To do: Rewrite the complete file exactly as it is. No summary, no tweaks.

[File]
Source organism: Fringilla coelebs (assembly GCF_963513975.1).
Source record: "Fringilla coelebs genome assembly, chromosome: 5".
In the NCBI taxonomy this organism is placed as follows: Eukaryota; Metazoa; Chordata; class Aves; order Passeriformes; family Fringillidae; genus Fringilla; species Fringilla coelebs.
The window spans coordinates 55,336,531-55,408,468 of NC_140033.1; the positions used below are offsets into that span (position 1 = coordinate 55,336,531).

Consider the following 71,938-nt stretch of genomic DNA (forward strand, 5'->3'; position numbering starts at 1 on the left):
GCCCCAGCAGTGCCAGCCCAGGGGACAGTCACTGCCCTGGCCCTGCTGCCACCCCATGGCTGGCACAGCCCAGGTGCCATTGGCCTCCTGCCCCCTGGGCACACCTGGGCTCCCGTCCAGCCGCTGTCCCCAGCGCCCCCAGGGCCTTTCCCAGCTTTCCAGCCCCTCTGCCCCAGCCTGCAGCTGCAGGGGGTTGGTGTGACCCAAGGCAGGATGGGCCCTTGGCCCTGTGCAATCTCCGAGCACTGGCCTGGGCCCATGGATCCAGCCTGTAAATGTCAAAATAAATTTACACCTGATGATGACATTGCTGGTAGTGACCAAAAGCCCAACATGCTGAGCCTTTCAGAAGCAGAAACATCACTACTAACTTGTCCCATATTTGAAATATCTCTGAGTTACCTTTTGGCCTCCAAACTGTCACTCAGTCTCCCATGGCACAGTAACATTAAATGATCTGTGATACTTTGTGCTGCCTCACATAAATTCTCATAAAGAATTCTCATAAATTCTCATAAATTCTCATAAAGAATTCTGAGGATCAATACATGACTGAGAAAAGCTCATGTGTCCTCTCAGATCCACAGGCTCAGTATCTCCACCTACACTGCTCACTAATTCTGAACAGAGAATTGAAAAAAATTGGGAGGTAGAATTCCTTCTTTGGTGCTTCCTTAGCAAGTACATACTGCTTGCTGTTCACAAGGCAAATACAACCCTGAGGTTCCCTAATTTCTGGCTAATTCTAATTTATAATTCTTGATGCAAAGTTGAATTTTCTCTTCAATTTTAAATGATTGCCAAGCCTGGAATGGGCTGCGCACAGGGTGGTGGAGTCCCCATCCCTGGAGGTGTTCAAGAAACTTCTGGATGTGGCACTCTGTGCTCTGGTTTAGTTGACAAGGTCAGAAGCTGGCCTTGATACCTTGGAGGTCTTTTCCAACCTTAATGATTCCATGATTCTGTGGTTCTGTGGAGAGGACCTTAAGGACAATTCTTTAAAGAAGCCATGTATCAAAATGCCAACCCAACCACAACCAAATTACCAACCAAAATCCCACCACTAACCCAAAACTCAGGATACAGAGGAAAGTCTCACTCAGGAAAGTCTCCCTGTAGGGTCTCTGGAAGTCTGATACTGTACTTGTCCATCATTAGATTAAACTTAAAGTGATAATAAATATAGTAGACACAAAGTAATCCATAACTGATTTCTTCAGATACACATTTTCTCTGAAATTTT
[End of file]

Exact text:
Source organism: Fringilla coelebs (assembly GCF_963513975.1).
Source record: "Fringilla coelebs genome assembly, chromosome: 5".
In the NCBI taxonomy this organism is placed as follows: Eukaryota; Metazoa; Chordata; class Aves; order Passeriformes; family Fringillidae; genus Fringilla; species Fringilla coelebs.
The window spans coordinates 55,336,531-55,408,468 of NC_140033.1; the positions used below are offsets into that span (position 1 = coordinate 55,336,531).

Consider the following 71,938-nt stretch of genomic DNA (forward strand, 5'->3'; position numbering starts at 1 on the left):
GCCCCAGCAGTGCCAGCCCAGGGGACAGTCACTGCCCTGGCCCTGCTGCCACCCCATGGCTGGCACAGCCCAGGTGCCATTGGCCTCCTGCCCCCTGGGCACACCTGGGCTCCCGTCCAGCCGCTGTCCCCAGCGCCCCCAGGGCCTTTCCCAGCTTTCCAGCCCCTCTGCCCCAGCCTGCAGCTGCAGGGGGTTGGTGTGACCCAAGGCAGGATGGGCCCTTGGCCCTGTGCAATCTCCGAGCACTGGCCTGGGCCCATGGATCCAGCCTGTAAATGTCAAAATAAATTTACACCTGATGATGACATTGCTGGTAGTGACCAAAAGCCCAACATGCTGAGCCTTTCAGAAGCAGAAACATCACTACTAACTTGTCCCATATTTGAAATATCTCTGAGTTACCTTTTGGCCTCCAAACTGTCACTCAGTCTCCCATGGCACAGTAACATTAAATGATCTGTGATACTTTGTGCTGCCTCACATAAATTCTCATAAAGAATTCTCATAAATTCTCATAAATTCTCATAAAGAATTCTGAGGATCAATACATGACTGAGAAAAGCTCATGTGTCCTCTCAGATCCACAGGCTCAGTATCTCCACCTACACTGCTCACTAATTCTGAACAGAGAATTGAAAAAAATTGGGAGGTAGAATTCCTTCTTTGGTGCTTCCTTAGCAAGTACATACTGCTTGCTGTTCACAAGGCAAATACAACCCTGAGGTTCCCTAATTTCTGGCTAATTCTAATTTATAATTCTTGATGCAAAGTTGAATTTTCTCTTCAATTTTAAATGATTGCCAAGCCTGGAATGGGCTGCGCACAGGGTGGTGGAGTCCCCATCCCTGGAGGTGTTCAAGAAACTTCTGGATGTGGCACTCTGTGCTCTGGTTTAGTTGACAAGGTCAGAAGCTGGCCTTGATACCTTGGAGGTCTTTTCCAACCTTAATGATTCCATGATTCTGTGGTTCTGTGGAGAGGACCTTAAGGACAATTCTTTAAAGAAGCCATGTATCAAAATGCCAACCCAACCACAACCAAATTACCAACCAAAATCCCACCACTAACCCAAAACTCAGGATACAGAGGAAAGTCTCACTCAGGAAAGTCTCCCTGTAGGGTCTCTGGAAGTCTGATACTGTACTTGTCCATCATTAGATTAAACTTAAAGTGATAATAAATATAGTAGACACAAAGTAATCCATAACTGATTTCTTCAGATACACATTTTCTCTGAAATTTT